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Herpesvirus infections in transplant recipients

Doctoral thesis
Authors Jenny K Lindahl
Date of public defense 2019-11-14
ISBN 978-91-7833-571-8
Publisher Göteborgs universitet
Publication year 2019
Published at Institute of Biomedicine, Department of Infectious Medicine
Language en
Keywords Allogeneic stem cell transplantation, Cytomegalovirus, Epstein-Barr virus, Human Herpesvirus type 6, Renal transplantation, Varicella zoster virus
Subject categories Infectious Medicine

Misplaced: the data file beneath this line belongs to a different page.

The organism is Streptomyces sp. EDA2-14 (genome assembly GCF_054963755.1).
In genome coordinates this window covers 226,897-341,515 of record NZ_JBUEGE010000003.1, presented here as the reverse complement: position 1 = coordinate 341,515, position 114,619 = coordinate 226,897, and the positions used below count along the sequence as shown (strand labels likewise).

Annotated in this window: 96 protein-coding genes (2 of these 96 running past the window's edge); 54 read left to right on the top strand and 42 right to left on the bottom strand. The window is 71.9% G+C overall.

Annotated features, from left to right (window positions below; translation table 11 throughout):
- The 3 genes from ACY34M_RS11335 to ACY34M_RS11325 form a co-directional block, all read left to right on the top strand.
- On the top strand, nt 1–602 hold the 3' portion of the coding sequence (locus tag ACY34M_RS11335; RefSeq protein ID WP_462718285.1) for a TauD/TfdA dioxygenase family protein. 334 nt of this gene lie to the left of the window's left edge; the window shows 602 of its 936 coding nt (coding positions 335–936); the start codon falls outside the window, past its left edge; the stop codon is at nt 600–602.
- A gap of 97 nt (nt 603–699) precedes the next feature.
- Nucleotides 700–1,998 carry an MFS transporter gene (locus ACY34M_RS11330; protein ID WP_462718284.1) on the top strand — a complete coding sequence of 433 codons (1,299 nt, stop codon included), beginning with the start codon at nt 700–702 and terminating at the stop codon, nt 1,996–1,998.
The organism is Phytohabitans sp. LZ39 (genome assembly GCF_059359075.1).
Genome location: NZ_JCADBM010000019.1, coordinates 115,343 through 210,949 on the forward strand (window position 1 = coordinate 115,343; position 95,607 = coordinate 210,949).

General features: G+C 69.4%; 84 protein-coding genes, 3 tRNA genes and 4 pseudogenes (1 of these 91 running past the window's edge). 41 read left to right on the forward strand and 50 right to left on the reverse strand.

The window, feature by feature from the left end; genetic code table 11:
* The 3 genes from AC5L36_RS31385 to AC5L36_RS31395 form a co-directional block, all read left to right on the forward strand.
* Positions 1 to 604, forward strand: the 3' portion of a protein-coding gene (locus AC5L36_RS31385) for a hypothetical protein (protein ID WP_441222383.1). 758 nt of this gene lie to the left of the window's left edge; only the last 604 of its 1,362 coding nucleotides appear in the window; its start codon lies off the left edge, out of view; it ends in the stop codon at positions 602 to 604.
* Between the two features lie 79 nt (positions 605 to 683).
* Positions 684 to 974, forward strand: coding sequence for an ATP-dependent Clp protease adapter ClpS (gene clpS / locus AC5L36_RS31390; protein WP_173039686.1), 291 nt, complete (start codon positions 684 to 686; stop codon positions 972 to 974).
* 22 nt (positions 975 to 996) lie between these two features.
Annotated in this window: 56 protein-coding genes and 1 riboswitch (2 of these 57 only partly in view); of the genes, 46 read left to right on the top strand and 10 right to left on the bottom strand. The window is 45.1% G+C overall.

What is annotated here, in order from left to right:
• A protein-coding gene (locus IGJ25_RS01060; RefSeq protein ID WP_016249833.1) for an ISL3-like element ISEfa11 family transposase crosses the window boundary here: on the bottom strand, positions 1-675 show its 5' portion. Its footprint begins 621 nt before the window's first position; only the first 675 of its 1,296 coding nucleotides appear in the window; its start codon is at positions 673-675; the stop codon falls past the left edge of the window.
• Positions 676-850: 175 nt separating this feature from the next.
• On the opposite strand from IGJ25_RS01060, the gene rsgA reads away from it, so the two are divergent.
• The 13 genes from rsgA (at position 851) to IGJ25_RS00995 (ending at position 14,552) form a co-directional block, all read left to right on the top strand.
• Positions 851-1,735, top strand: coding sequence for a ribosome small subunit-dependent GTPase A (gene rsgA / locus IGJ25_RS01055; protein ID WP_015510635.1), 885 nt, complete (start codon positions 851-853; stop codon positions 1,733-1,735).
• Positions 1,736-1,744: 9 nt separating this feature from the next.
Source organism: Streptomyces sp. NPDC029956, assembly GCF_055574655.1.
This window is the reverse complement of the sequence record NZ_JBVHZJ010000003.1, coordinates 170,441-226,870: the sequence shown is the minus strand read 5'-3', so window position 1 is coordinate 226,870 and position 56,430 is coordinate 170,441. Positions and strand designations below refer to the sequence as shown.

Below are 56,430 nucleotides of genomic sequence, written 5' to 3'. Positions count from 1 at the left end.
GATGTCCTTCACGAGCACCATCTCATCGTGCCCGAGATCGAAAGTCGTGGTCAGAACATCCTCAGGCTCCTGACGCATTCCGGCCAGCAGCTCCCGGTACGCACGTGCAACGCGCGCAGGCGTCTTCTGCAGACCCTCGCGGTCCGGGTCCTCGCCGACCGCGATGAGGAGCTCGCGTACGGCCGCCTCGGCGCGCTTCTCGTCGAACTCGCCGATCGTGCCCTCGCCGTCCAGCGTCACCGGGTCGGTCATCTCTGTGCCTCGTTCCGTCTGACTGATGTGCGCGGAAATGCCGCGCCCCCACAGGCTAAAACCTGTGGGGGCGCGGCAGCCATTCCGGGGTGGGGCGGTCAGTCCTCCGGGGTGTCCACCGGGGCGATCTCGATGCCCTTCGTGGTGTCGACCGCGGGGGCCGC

Abstract Herpesvirus infections are common and can cause serious and life-threatening conditions in transplanted individuals. In this thesis, consisting of 4 papers (I-IV), we investigated primary infection and reactivation of Cytomegalovirus (CMV), Human Herpesvirus type 6 (HHV-6), Varicella Zoster Virus (VZV) and Epstein-Barr Virus (EBV) in transplant patients. The overall aim was to expand our knowledge on the incidence, prophylaxis, management and long-term effects of herpesvirus infections after transplantation. The studies were all retrospective. Results from serum and whole blood analyses by quantitative polymerase chain reaction (PCR) for CMV and HHV-6 in a cohort of 97 adult allo-SCT patients (papers I and II) and CMV and EBV in 58 renal transplanted children (paper IV) were compiled. VZV antibodies were analyzed using ELISA assays and immunofluorescence from blood samples of 85 renal transplanted children (paper III). In paper I, patients with CMV DNAemia had improved survival compared to CMV negative patients. There was an increased risk of CMV DNAemia with a seronegative donor to a seropositive recipient. CMV disease with debut more than 110 days after transplantation was related to steroid treatment for Graft versus Host Disease (GVHD).The morbidity associated with HHV-6 DNAemia following allo-SCT was in most cases mild. The overall one-year survival among the patients with HHV-6 DNAemia was not significantly different from the HHV-6 negative patients (paper II). At renal transplantation, protective VZV antibody-levels were less frequent and of lower magnitude in varicella-vaccinated children than in those with previous varicella. Vaccinated patients then lost their seropositivity to a greater extent than previously infected individuals. Herpes zoster was only seen in previously infected children (paper III). Long-lasting chronic high EBV load carriage (CHL) was seen in 24% of the renal transplant patients despite reduced immunosuppression. CHL carriage mainly developed in younger children. None developed post-transplant lymphoproliferative disorder (PTLD) during the median follow up of almost 8 years (paper IV). To conclude, the incidence of herpesvirus DNAemia is high after transplantation. VZV-vaccination and antiviral prophylaxis against CMV and VZV as well as pre-emptive CMV treatment and surveillance of EBV DNA are life-saving and reduces the long-term effects of herpesvirus infections.

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